on October 3, 2011
At the time of writing this review, I have been using the router for approximately two weeks.
In summary, the X2000 router is a great piece of equipment for homeowners with DSL or cable internet.
I personally have been using AT&T DSL for about two years now. I live in a rural area where AT&T DSL is the only reasonably priced broadband internet available. I fought and fought with my old DSL modem (a Siemens 4100) as it would drop the connection a couple of times a day, necessitating a manual reset of the modem. I lived with this thinking that the cause of the connection dropping was my rural location - my speed tests showed quite a bit of latency and other indicators that my connection with the DSL switch was sub-par. My connection was also very slow - rarely would I see download speeds in excess of 50KBps per second and typical download speeds were about 30KBps. Again, I lived with this because AT&T DSL is the only broadband service available in my area that doesn't cost $100 per month or better. "Living with my problems" was quite silly - this simple upgrade costing less than $100 has fixed most of my problems.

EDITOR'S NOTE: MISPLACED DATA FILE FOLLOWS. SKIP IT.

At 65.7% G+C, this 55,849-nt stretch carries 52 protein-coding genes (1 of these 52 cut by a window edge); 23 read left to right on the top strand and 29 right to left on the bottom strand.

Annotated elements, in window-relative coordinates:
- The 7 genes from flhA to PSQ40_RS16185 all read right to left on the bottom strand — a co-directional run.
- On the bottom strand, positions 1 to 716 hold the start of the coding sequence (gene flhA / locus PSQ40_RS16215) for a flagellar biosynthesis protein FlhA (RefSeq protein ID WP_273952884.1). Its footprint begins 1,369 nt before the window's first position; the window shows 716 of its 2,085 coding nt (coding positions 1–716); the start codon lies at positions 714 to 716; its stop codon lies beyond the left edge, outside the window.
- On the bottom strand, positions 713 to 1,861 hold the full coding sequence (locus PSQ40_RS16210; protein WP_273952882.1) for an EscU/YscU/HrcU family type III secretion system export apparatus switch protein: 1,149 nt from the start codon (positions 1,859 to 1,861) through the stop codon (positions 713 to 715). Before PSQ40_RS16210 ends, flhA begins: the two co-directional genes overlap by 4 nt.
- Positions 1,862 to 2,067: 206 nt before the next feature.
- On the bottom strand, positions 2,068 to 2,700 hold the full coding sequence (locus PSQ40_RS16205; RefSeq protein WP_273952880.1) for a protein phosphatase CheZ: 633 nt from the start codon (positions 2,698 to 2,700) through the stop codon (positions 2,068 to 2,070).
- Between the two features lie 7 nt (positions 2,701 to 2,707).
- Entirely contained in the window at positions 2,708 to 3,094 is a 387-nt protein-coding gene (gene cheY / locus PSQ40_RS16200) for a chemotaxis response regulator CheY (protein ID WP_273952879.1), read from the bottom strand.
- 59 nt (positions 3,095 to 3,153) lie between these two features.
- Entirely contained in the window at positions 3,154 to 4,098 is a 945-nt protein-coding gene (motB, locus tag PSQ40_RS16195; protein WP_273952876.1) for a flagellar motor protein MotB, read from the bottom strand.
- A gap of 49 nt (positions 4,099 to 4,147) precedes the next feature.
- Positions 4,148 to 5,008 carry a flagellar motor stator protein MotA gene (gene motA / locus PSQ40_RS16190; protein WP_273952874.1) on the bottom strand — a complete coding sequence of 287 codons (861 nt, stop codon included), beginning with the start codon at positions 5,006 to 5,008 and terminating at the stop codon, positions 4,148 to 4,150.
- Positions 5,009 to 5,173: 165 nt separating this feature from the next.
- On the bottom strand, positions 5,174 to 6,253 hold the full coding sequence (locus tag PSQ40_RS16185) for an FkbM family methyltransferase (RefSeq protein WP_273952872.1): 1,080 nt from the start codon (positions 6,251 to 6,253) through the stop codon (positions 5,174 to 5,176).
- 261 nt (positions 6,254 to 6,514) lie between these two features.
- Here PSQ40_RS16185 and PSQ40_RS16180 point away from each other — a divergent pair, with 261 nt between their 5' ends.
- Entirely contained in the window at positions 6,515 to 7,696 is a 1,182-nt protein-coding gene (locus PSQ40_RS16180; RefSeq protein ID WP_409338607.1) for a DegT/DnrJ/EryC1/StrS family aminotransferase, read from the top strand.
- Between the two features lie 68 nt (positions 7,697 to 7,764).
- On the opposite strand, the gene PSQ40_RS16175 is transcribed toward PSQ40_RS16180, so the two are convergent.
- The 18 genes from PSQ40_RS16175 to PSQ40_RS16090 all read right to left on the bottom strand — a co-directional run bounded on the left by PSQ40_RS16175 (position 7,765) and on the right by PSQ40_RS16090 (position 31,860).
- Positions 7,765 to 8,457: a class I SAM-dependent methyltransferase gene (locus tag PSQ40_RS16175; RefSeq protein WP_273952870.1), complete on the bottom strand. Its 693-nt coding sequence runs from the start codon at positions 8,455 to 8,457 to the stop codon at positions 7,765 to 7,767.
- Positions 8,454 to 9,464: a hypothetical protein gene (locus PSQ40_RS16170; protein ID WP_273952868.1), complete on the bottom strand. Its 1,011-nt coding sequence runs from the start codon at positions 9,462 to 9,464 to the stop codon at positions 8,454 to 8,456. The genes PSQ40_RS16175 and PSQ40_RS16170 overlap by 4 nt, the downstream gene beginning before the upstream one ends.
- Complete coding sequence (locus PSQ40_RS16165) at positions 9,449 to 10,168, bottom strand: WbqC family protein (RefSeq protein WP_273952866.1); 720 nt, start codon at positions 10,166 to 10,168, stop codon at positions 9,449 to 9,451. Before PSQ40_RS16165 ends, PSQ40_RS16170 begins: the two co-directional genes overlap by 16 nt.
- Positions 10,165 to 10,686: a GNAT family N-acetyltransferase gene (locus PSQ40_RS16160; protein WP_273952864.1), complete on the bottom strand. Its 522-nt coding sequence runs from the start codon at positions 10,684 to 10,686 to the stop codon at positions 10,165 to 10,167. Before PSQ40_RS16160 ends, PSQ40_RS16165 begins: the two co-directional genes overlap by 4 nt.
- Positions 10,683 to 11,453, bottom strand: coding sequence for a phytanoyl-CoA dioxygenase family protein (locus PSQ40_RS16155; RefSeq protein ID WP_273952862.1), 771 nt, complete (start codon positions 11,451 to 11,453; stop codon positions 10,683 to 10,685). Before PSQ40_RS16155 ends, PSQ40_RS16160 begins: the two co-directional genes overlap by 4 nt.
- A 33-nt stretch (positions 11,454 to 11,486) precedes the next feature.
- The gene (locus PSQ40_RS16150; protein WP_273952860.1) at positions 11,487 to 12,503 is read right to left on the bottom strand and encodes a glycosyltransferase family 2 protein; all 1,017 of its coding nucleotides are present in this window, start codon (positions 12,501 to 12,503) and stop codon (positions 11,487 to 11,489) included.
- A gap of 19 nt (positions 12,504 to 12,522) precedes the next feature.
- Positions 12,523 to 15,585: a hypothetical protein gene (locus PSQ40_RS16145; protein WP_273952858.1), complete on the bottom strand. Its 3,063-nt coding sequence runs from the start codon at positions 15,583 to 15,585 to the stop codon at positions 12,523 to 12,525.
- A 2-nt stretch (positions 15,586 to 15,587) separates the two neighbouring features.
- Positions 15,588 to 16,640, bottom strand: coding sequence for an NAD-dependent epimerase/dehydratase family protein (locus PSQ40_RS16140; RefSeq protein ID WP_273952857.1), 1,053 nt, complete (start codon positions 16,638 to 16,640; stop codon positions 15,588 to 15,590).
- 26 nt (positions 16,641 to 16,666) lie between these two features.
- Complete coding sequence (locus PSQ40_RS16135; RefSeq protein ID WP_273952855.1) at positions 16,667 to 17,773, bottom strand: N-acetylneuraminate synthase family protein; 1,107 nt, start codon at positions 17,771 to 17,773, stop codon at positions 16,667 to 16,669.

After one particularly bad day where I had to reset my modem six times in the period of about two hours, I broke down and bought this router from one of my local electronics stores.
Install was a breeze - it took approximately fifteen minutes from unpacking to surfing the internet. Simply insert the provided CD into your wi-fi enabled laptop and follow the onscreen instructions. You'll need your AT&T user name and password (this is not the 6 character AT&T network password!). Upon entering your AT&T user name and password, the router will ask you for a WiFi password and reset itself. Upon powering the router back up, you will be connected to the internet. It's really that easy.
As usual, there are also a lot of network customization options available under the hood of this linksys router. I've been using linksys for about 10 years, and was very happy to see that despite the ease which linksys has provided with this most current generation of wireless routers, they still allow advanced users to customize connections to their heart's content.
While I truly appreciate the ease of setup and the ability to customize network settings, the best part of this router is that I have not had to reset it since I finished setup. I have not once dropped a connection. My latency times have also improved drastically - from about 80ms to about 25ms. I also have full use of my admittedly slow connection speed now - I frequently see download speeds of around 70Kbps which is what I would expect from a 768Kbps down connection. The only downside is that the range of the router is rather narrow for a 802.11n rated router. If I move much more than 30 feet or so from the router, my 300Mbps connection downgrades rather rapidly. However, as this is primarily designed as a router for home users, I do not see this limitation as a design flaw but rather an inherent part of being a router designed for in-home use as opposed to being designed as an enterprise quality router.